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Thursday 16th April 2020 Brinda Granthrai 

COVID-19 and practical tips for landlords and/or letting agents on checking a tenant’s right to rent

Whilst we are more than a week into the official coronavirus “crisis”, there appears to be no clear guidance on practical help for landlords having to check a tenant’s right to rent in the UK during the COVID-19 period.

Based on recent questions received from letting agents, here are a few thoughts from Brinda Granthrai in JPC’s Real Estate Team on some practice tips on how landlord and/or letting agents can carry out immigration checks for their new tenants.

How may landlords check visas during COVID-19?

Every landlord has a legal obligation to check the tenant’s right to rent in the UK even if they are not named in the tenancy agreement or there is no written tenancy. If no checks are done, the landlord is liable to an unlimited fine or prison sentence.

It is therefore important for landlord’s and/or letting against to check the following:

1. Check who will be using the property as their main home

2. Ask tenant(s) to scan and email you the visa and/or immigration documents.

3. Arrange video call with tenant and ask them to hold up the original document to the camera. You should look to see: -

  • Document looks genuine and not tampered with
  • Picture of person is same as person holding the document
  • Date of birth on document should be credible and consistent with other documents provided by individual
  • The document has not expired

Refer to the Home Office user guide to see acceptable documents: https://assets.publishing.service.gov.uk/government/uploads/system/uploads/attachment_data/file/573057/6_1193_HO_NH_Right-to-Rent-Guidance.pdf

4. Keep a copy of the document and record the date you made the check. Mark in the record “adjusted check undertaken due to COVID-19 on [insert date]”.

How long do landlords have to carry out ID checks via video calls?

These are temporary arrangements and the Home Office will provide further guidance as and when these temporary measures are lifted.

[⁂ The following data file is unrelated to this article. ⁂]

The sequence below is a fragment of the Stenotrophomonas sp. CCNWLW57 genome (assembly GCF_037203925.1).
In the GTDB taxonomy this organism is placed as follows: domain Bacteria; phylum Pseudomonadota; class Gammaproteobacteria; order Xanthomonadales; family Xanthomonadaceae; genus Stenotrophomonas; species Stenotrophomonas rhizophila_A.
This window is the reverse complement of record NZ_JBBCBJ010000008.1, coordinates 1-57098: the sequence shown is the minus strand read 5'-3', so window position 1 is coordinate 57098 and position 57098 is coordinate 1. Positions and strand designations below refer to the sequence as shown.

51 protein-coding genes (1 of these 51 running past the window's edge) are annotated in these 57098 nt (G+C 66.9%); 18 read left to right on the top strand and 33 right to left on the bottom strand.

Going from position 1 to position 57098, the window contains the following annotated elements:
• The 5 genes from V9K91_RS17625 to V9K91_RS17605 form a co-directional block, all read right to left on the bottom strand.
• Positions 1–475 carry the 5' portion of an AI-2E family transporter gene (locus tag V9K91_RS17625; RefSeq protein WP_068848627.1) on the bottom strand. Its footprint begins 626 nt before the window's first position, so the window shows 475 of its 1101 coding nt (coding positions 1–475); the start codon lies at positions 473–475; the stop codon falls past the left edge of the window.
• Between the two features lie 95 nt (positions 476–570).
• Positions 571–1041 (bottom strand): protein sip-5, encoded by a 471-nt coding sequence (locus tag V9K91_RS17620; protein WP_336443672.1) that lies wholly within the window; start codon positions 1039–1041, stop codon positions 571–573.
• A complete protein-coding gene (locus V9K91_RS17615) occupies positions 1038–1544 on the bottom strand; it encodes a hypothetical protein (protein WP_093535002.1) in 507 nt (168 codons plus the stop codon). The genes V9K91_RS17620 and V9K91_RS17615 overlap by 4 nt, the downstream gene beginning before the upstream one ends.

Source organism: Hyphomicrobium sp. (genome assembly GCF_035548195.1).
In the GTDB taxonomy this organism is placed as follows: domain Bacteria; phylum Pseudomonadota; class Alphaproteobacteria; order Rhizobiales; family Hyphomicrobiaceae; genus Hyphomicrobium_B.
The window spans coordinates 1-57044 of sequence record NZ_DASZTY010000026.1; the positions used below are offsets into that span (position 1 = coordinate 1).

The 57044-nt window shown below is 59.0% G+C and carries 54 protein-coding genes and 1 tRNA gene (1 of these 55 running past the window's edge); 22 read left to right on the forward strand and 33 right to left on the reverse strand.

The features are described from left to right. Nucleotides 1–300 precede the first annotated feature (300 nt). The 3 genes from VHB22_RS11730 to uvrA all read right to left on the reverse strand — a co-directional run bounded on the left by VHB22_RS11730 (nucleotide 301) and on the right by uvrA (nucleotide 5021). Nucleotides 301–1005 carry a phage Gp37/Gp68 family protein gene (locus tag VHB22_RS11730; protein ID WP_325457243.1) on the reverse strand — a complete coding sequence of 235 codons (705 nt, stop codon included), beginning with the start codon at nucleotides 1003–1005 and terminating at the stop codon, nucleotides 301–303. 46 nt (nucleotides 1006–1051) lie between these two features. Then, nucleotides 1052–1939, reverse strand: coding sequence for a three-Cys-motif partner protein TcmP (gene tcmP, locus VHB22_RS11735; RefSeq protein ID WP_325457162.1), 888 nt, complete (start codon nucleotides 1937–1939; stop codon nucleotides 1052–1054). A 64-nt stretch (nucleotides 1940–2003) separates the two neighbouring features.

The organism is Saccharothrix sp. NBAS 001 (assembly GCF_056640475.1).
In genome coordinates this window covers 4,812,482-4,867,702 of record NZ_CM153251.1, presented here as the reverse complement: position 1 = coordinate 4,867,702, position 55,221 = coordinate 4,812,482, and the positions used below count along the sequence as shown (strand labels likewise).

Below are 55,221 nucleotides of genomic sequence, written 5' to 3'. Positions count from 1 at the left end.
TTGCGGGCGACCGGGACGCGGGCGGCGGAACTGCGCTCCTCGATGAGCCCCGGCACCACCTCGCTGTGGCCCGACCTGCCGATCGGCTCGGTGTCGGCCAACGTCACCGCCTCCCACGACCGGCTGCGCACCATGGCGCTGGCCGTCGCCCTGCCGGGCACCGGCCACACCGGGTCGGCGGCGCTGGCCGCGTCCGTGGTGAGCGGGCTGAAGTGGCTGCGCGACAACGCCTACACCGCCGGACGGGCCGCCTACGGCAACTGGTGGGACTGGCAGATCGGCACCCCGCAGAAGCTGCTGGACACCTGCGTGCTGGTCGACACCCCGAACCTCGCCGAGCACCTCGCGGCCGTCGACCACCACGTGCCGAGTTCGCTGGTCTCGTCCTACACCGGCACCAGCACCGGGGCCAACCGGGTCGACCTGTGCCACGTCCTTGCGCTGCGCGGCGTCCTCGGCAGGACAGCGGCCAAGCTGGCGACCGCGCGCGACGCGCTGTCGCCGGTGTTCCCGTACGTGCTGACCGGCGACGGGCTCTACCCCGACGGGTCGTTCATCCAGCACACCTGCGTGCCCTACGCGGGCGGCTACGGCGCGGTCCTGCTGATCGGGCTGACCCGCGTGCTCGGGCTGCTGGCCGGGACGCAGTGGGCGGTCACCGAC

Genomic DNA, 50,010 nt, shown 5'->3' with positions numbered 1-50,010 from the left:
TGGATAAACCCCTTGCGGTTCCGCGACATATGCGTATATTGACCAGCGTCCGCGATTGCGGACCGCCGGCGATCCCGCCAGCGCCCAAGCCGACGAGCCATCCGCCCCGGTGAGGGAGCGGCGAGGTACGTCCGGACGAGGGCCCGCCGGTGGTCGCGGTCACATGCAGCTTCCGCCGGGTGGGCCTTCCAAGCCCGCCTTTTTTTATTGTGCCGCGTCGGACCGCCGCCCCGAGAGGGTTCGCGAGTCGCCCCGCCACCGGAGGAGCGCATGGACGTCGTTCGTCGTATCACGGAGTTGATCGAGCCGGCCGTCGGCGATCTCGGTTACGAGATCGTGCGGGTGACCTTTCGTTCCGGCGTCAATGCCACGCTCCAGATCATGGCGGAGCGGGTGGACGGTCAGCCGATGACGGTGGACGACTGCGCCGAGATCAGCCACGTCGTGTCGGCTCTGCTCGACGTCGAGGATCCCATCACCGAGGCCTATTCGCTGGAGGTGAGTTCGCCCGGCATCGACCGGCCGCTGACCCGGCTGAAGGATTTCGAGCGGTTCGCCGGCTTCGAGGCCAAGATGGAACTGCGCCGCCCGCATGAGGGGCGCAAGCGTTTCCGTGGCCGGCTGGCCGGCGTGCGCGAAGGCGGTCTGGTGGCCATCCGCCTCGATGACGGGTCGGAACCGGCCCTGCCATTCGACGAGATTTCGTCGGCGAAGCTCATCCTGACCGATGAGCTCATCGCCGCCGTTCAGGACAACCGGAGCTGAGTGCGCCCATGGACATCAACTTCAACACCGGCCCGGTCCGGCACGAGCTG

What happens after COVID-19 temporary measures end?

Once the COVID-19 measures end, landlords must carry out retrospective checks (usual checks carried out before COVID-19) on tenants:

1. Where tenancy started on or after 30 March 2020

2. Requiring follow up right to rent check from 30 March 2020 - You must do a follow-up check to make sure your tenant can still rent property in the UK if there’s a time limit on their permission to stay.

The Home Office is giving landlords an 8-week grace period to carry out retrospective checks once COVID-19 temporary measures are lifted.

In the landlord’s records, this retrospective check should contain the wording

‘the individual’s tenancy commenced on [insert date]. The prescribed right to rent check was undertaken on [insert date] due to COVID-19.’ Both the initial and the retrospective check must be retained on the tenant’s file.

What happens if tenants do not have permission to rent?

If at any time the landlord finds out a tenant does not have the right to rent, the landlord must end the tenancy and report the tenant to the Home Office on the same day the landlord finds out.

What happens if the tenant says their documents are with the Home Office awaiting a decision?

You can carry out a Home Office right to rent check via the government website https://eforms.homeoffice.gov.uk/outreach/lcs-application.ofml or via the landlord’s telephone on 0300 069 9799. You will need the Home Office reference number from the tenant.

What happens if Landlords do not carry out the checks during COVID-19?

The Home Office states that landlords must continue to carry out checks and ensure they are compliant with the code of practice on illegal immigrants and private rented accommodation.

The temporary arrangements do not provide a statutory defence against a civil penalty for the duration of an individual’s tenancy.

What can tenants do if their visa is due to expire shortly?

All visas due to expire shortly will be automatically extended to 31 May 2020, if you cannot leave the UK because of travel restrictions or self-isolation for COVI-19, but you must let the Home Office know your circumstances.

You must complete an online form and the Home Office should send an acknowledgement.

Keep a copy of the email as proof and you can give it to the landlord.


If you do require any advice or assistance in dealing with the issues we have outlined above or more generally please contact Brinda Granthrai by email bgranthrai@jpclaw.co.uk or contact her on LinkedIn.


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